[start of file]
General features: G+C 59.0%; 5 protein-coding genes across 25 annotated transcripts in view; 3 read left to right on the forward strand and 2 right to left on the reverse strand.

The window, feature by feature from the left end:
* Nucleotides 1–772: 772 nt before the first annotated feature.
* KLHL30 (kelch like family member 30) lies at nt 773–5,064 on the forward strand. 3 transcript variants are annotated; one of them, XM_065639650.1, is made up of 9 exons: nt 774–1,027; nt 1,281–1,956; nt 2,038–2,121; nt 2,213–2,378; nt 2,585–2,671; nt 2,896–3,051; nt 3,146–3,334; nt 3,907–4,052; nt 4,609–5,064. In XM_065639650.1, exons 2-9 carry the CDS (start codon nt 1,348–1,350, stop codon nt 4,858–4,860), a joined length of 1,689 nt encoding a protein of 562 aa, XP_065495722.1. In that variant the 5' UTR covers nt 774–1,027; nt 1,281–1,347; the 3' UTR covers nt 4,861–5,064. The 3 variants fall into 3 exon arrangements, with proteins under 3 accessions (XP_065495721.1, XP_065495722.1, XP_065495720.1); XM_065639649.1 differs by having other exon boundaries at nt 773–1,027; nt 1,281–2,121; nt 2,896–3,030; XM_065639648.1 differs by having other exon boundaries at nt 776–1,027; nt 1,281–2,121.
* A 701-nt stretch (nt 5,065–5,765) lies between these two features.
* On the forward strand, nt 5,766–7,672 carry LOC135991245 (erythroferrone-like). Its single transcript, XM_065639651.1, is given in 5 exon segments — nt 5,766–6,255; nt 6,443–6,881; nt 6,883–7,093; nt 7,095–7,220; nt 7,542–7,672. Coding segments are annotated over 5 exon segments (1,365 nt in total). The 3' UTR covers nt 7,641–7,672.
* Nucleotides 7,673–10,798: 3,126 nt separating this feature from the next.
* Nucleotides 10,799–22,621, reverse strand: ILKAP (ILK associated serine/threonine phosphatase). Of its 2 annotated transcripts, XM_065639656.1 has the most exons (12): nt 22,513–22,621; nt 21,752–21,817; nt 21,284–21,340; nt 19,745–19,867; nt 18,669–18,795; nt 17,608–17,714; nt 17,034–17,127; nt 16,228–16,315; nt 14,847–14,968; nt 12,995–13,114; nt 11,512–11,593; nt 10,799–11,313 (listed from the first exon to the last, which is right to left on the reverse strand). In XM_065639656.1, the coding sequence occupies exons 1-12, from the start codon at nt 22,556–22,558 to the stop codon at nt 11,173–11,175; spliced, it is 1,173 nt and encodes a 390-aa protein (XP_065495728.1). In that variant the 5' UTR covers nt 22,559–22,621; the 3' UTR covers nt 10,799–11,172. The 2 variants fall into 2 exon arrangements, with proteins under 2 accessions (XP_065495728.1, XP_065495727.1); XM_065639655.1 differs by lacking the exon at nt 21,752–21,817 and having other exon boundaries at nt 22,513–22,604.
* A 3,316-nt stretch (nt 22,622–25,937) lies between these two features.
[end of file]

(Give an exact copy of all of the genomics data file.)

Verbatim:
General features: G+C 59.0%; 5 protein-coding genes across 25 annotated transcripts in view; 3 read left to right on the forward strand and 2 right to left on the reverse strand.

The window, feature by feature from the left end:
* Nucleotides 1–772: 772 nt before the first annotated feature.
* KLHL30 (kelch like family member 30) lies at nt 773–5,064 on the forward strand. 3 transcript variants are annotated; one of them, XM_065639650.1, is made up of 9 exons: nt 774–1,027; nt 1,281–1,956; nt 2,038–2,121; nt 2,213–2,378; nt 2,585–2,671; nt 2,896–3,051; nt 3,146–3,334; nt 3,907–4,052; nt 4,609–5,064. In XM_065639650.1, exons 2-9 carry the CDS (start codon nt 1,348–1,350, stop codon nt 4,858–4,860), a joined length of 1,689 nt encoding a protein of 562 aa, XP_065495722.1. In that variant the 5' UTR covers nt 774–1,027; nt 1,281–1,347; the 3' UTR covers nt 4,861–5,064. The 3 variants fall into 3 exon arrangements, with proteins under 3 accessions (XP_065495721.1, XP_065495722.1, XP_065495720.1); XM_065639649.1 differs by having other exon boundaries at nt 773–1,027; nt 1,281–2,121; nt 2,896–3,030; XM_065639648.1 differs by having other exon boundaries at nt 776–1,027; nt 1,281–2,121.
* A 701-nt stretch (nt 5,065–5,765) lies between these two features.
* On the forward strand, nt 5,766–7,672 carry LOC135991245 (erythroferrone-like). Its single transcript, XM_065639651.1, is given in 5 exon segments — nt 5,766–6,255; nt 6,443–6,881; nt 6,883–7,093; nt 7,095–7,220; nt 7,542–7,672. Coding segments are annotated over 5 exon segments (1,365 nt in total). The 3' UTR covers nt 7,641–7,672.
* Nucleotides 7,673–10,798: 3,126 nt separating this feature from the next.
* Nucleotides 10,799–22,621, reverse strand: ILKAP (ILK associated serine/threonine phosphatase). Of its 2 annotated transcripts, XM_065639656.1 has the most exons (12): nt 22,513–22,621; nt 21,752–21,817; nt 21,284–21,340; nt 19,745–19,867; nt 18,669–18,795; nt 17,608–17,714; nt 17,034–17,127; nt 16,228–16,315; nt 14,847–14,968; nt 12,995–13,114; nt 11,512–11,593; nt 10,799–11,313 (listed from the first exon to the last, which is right to left on the reverse strand). In XM_065639656.1, the coding sequence occupies exons 1-12, from the start codon at nt 22,556–22,558 to the stop codon at nt 11,173–11,175; spliced, it is 1,173 nt and encodes a 390-aa protein (XP_065495728.1). In that variant the 5' UTR covers nt 22,559–22,621; the 3' UTR covers nt 10,799–11,172. The 2 variants fall into 2 exon arrangements, with proteins under 2 accessions (XP_065495728.1, XP_065495727.1); XM_065639655.1 differs by lacking the exon at nt 21,752–21,817 and having other exon boundaries at nt 22,513–22,604.
* A 3,316-nt stretch (nt 22,622–25,937) lies between these two features.